The Stone Angel

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Opens: Friday, July 11 (Vivendi Entertainment).

While “The Stone Angel” displays plenty of pleasing pictorial touches as it sweeps through several decades in a woman’s life, it’s going to be remembered primarily as a showcase for Ellen Burstyn. She gives a superb performance as Hagar Shipley, a feisty old woman who refuses to submit to the indignities of aging. A number of other actors also contribute fine performances in director Kari Skogland’s adaptation of Margaret Laurence’s acclaimed novel. Women will respond to the main character’s journey.

The story begins with Hagar resisting her son’s plan to put her in a nursing home. She defies him by taking off to visit some of her youthful haunts, and as she travels, there are flashbacks to her past life. Canadian actress Christine Horne plays Hagar in these flashback scenes, and she matches up well with Burstyn, capturing the same fiery spirit that the old woman demonstrates.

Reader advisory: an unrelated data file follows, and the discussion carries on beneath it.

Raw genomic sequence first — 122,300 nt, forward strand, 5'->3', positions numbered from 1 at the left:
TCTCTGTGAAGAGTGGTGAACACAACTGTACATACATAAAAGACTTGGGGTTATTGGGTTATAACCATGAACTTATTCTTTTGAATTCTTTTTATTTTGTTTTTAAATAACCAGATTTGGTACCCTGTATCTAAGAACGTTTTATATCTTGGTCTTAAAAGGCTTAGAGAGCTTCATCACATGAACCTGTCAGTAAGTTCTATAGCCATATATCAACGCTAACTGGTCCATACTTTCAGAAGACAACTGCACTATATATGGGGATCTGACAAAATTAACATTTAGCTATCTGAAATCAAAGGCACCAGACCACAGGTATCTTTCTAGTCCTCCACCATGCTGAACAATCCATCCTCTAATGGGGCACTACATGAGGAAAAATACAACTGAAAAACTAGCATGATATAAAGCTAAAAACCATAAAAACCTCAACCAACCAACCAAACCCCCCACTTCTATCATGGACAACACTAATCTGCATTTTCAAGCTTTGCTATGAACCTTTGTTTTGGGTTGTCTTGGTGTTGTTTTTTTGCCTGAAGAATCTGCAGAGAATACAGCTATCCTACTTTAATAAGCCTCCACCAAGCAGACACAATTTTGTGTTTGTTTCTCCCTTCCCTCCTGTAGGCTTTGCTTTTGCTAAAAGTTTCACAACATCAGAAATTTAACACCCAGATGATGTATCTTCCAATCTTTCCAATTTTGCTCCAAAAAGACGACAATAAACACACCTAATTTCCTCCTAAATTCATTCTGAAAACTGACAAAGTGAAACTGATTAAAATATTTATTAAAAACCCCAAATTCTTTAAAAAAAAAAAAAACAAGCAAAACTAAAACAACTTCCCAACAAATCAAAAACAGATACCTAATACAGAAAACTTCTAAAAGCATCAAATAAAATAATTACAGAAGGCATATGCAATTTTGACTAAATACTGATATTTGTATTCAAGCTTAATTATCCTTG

The adaptation is imperfect. While a novel can provide description of a character’s inner life, a film needs more precise dramatic moments. We never fully understand what went wrong in Hagar’s marriage to the reckless Bram (Cole Hauser). There are hints that Hagar, who married him partly to rebel against her wealthy father, takes on more of her father’s snobbish attitudes as the years pass. But some crucial transitions seem to be missing.

The film remains deeply affecting, partly because it’s so well made. Cinematographer Bobby Bukowski captures the pastoral Manitoba landscapes, and production designer Rob Gray does a fine job re-creating several distinct eras. Horne is immensely appealing, and Dylan Baker gives one of his strongest performances as Hagar’s ineffectual but well-meaning son. Late in the film, Ellen Page injects vitality into her few scenes as a girl in love with Hagar’s younger son.

Towering above all is Burstyn, who manages to bring wit as well as emotional power to her portrayal of the maddening but always vibrant Hagar. Baker describes her as a “holy terror,” and Burstyn does justice to that appellation. The actress shatters stereotypes and summons all the complexity of a woman fired by anger and stubbornness but haunted by inconsolable regrets.

Cast: Ellen Burstyn, Christine Horne, Cole Hauser, Dylan Baker, Ellen Page, Kevin Zegers, Sheila McCarthy, Peter MacNeill, Wings Hauser. Director-screenwriter: Kari Skogland. Based on the novel by: Margaret Laurence. Producers: Liz Jarvis, Kari Skogland. Director of photography: Bobby Bukowski. Production designer: Rob Gray. Music: John McCarthy. Costume designer: Vicki Graef. Editor: Jim Munro.
Rated R, 115 minutes.


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